Academic journal article Antipodes

How Do I Know What I Think until I See What I Say?: An Australian Creative Writing Confessional

Academic journal article Antipodes

How Do I Know What I Think until I See What I Say?: An Australian Creative Writing Confessional

Article excerpt

To the business of the day. In late 1968,1 find myself appointed to the first Lectureship in Creative Writing in Australia. In the early months of 1969, following the tragic bushfires that take several lives on the Melbourne-Geelong Road, I'm employed in establishing a tertiary-level creative writing stream in a General Studies Diploma and later Degree in Vocational Writing of the Gordon Institute of Technology, Geelong, under the aegis of the Victoria Institute of Colleges.

How does this come to pass? I'm interested in conjuring up the cultural context that in part explains me and my establish- ment of the stream. What follows is a much abbreviated and self-indulgent account-and littered with names springing from Australian writing.

I grow up in Melbourne, supported by a mother who reads stories and the rhythms of poetry to us a great deal, who trains me to see with a country person's eye, and a bank-teller father who reads little other than newspapers, but who travels us into new experience primarily in Victoria and New South Wales and who introduces me to the magic black box that takes images photographically. I start shooting in my early teens with a Box Brownie, marveling at messages provided by the light.

I complete my degree at the University of Melbourne, about to embark on a secondary teaching career. But I know with untutored vagueness that I want to write, to tell stories. I have a farewell discussion with my tutor in English and tell her this. Ah, essays and reviews and critical stuff, she says. No, I say-stories in fiction and even in poetry. Oh, she says. Long pause. Do you know any writers? No, I say. Well-Good Luck! she concludes , ushering me to the door.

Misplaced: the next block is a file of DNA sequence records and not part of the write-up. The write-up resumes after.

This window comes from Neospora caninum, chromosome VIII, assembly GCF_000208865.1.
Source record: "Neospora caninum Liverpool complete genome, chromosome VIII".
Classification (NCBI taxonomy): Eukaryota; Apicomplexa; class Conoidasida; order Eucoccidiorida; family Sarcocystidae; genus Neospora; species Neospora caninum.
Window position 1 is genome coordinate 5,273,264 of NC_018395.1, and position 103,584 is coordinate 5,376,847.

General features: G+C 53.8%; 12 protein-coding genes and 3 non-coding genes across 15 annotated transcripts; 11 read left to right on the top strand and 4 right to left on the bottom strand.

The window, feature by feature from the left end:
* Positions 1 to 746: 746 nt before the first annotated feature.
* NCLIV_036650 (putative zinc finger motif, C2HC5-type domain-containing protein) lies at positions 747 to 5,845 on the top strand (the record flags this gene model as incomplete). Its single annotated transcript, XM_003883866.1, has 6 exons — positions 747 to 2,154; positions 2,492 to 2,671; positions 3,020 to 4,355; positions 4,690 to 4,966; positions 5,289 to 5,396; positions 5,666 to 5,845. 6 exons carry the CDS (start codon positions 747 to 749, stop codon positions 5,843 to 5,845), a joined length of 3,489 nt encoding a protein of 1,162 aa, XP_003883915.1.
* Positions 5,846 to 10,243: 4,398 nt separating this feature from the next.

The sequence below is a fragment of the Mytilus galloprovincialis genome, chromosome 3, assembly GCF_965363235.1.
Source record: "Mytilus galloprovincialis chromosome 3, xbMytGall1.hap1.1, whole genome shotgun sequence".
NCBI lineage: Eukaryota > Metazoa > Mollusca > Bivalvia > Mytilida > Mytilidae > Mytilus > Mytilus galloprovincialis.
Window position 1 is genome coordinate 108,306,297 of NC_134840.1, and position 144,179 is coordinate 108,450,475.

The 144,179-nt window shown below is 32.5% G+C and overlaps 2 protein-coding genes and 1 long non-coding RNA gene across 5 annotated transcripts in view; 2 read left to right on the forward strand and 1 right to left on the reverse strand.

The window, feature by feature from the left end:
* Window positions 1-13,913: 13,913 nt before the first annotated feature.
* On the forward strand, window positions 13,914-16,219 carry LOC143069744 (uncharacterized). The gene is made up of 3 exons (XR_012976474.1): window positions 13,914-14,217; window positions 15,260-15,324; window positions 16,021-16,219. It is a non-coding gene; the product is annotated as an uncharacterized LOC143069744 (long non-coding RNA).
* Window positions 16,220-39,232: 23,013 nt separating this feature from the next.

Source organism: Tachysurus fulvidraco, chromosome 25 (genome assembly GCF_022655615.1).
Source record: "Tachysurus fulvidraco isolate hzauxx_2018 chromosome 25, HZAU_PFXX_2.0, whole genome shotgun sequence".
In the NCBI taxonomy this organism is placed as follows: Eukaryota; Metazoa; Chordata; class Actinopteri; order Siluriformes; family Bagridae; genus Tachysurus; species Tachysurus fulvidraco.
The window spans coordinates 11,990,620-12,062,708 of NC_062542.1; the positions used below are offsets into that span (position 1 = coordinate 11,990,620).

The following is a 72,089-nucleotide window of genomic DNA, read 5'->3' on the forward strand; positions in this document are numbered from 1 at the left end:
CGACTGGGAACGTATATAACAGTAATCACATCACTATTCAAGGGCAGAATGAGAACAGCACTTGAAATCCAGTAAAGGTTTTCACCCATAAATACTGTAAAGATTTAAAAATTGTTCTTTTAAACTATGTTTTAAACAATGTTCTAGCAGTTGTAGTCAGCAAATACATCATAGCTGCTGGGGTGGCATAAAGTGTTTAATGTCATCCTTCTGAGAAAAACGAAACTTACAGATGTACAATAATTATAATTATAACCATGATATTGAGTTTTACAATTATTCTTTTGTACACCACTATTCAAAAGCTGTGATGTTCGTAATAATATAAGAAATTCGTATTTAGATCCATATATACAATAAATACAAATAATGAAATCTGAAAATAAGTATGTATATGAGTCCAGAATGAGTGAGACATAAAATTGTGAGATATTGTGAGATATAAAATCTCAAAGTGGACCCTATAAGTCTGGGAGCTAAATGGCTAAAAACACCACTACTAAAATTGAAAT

My first teaching of English is with classes of 40 or more Technical School boys in Wangaratta, most of whom have never completed reading a book and some of whom even have difficulties with the alphabet. I'm beginning to write and publish-freelance journalism, feature articles, commissioned journalism, essays, and short stories, including my first at national level in Overland.

I transfer to High Schools in 1961-and it's at Ringwood High School on promotion and teaching Matriculation Eng- lish Expression as it is then called, together with English, his- tories and geography at levels Year 10 and 11, that I encounter the narrowness of the English-teaching rationale. It clearly fails students who have much more to say than can be said in the required essay, the précis and pieces of so-called Clear Thinking. No time to address it in the pressurized environ- ment of matriculation, but I find I can broaden experience, awareness, interest and technique for students in my classes at years 10 and 11. In addition to our normal work, I invite them to write poetry and stories, advising and steering them, editing their productions and publishing them in a modest magazine of roneo'd sheets. We study Yevgeni Yevtushenko's poetry for a term. We go to a huge public reading at the West Melbourne Stadium to hear him read the unforgettable "Babi Yar" and other poems in his impassioned Russian, followed by Frank Hardy's readings in translation, to the accompani- ment of a myriad of cigarettes pulsing in the dark across the audience. But how dare I presume to expose my students to these new experiences that have to do with writing. Hear the senior English hierarchy: "Do you teach so-and-so in 4B? Thought so-can't spell, can't punctuate!"

I suppose it's with the Ringwood students that I conduct my first writing workshops: workshops that have continued down the decades to those I conduct present day, one of the more recent being with all the students present-kindergarten to senior secondary-at the Lord Howe Island Central School.

By now-mid 1960s-and publishing more and more, I want to try the experience of living by writing. I secure a transfer to an editorial job in the Publications Branch of the Victorian Education Department and find myself editing The School Pa- per for Grades 5 and 6 and Grades 7 and 8, and on occasion, The Educational Magazine, for which I have written several stories during the Ringwood years. …

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